Clearly, design weeks can bring together otherwise disparate demographics to exchange ideas, cross-pollinate concepts, and find future employees and partners. In this way, design weeks could have a lasting impact, beyond encouraging tourism and sales of beautiful furniture and other objects on view.


But not all cities have the rich design histories of London, Milan, or New York, and may not be known as design destinations. Design is still a budding industry in China, for instance. So it’s hard to predict just how effective a design week can be in any setting.

Still, there’s clearly a lot of optimism regarding design weeks, given the number of cities that are hosting or launching such initiatives. The key to success might be for organizers, sponsors, and participants to plan design weeks that showcase and promote the unique creative character of the host city, rather than try to mimic other cities’ strategies with the hope that the same types and numbers of visitors will attend.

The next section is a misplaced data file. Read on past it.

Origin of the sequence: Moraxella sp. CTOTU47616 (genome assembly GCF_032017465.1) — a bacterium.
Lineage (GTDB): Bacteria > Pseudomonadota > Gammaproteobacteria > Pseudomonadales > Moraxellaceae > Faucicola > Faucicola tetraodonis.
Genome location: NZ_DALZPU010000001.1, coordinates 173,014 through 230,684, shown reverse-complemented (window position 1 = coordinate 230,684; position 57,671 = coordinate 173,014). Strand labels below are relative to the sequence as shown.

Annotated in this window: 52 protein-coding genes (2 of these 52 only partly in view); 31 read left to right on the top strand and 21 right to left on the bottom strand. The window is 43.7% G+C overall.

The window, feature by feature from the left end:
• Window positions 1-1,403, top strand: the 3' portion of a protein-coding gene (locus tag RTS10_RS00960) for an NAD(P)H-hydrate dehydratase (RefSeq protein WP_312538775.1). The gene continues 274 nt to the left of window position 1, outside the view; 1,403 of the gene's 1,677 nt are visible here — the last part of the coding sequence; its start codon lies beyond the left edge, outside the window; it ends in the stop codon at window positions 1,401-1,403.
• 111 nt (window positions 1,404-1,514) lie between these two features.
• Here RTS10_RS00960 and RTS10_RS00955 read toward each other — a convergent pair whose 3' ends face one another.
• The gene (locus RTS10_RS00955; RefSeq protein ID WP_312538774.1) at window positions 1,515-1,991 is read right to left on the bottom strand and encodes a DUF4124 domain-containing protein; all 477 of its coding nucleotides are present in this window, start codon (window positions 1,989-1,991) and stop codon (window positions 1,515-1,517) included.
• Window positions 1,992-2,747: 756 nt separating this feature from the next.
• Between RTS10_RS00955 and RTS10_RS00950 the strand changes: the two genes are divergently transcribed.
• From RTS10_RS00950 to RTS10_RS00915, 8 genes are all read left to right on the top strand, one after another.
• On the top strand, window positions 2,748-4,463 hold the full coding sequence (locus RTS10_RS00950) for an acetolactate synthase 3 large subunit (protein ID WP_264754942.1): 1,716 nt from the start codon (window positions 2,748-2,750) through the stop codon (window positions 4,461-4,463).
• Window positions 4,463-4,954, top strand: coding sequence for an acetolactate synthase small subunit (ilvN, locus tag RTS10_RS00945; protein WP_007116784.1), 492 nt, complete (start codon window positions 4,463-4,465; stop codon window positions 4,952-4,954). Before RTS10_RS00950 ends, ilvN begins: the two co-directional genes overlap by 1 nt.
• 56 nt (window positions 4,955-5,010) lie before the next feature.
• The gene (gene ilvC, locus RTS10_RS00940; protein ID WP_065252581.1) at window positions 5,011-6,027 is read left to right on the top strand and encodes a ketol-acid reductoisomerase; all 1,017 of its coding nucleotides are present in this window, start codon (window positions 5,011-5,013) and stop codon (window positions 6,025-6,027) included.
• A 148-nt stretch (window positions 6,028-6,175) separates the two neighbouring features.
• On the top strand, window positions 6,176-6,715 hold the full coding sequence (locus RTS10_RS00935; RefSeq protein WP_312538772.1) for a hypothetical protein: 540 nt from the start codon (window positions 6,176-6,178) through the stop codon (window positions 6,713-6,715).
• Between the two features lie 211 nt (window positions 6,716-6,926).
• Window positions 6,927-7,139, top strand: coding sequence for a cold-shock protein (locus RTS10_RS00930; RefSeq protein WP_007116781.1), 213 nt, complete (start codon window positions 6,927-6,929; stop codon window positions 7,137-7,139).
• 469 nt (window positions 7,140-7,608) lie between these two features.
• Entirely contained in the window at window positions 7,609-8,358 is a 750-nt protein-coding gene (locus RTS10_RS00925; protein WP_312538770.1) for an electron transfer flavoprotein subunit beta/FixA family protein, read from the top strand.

"With a few exceptions, like Milan's, design weeks don't exist primarily for those few thousand people who make the international rounds; they're there for the cities they take place in," said Chen.

“Each design week is different, just as every city is different,” he continued. “But if you see design, creativity and innovation as being important to your local economy, then, if the audience is there, a design week is actually a fairly cost-effective way of supporting and nurturing all that.”

Related on SmartPlanet:

Q&A: London Design Festival Director Ben Evans

Mexican designers tap cultural traditions in contemporary works

Philips unveils an elegant 'Microbial Home' concept

Life-size living lego greenhouse

China's young designers merge tradition and innovation

Images: Beijing Design Week street shot: Edward Sanderson/ Flickr; Anthony Hartley furniture: Steve Collins/Flickr

This post was originally published on Smartplanet.com

Editorial standards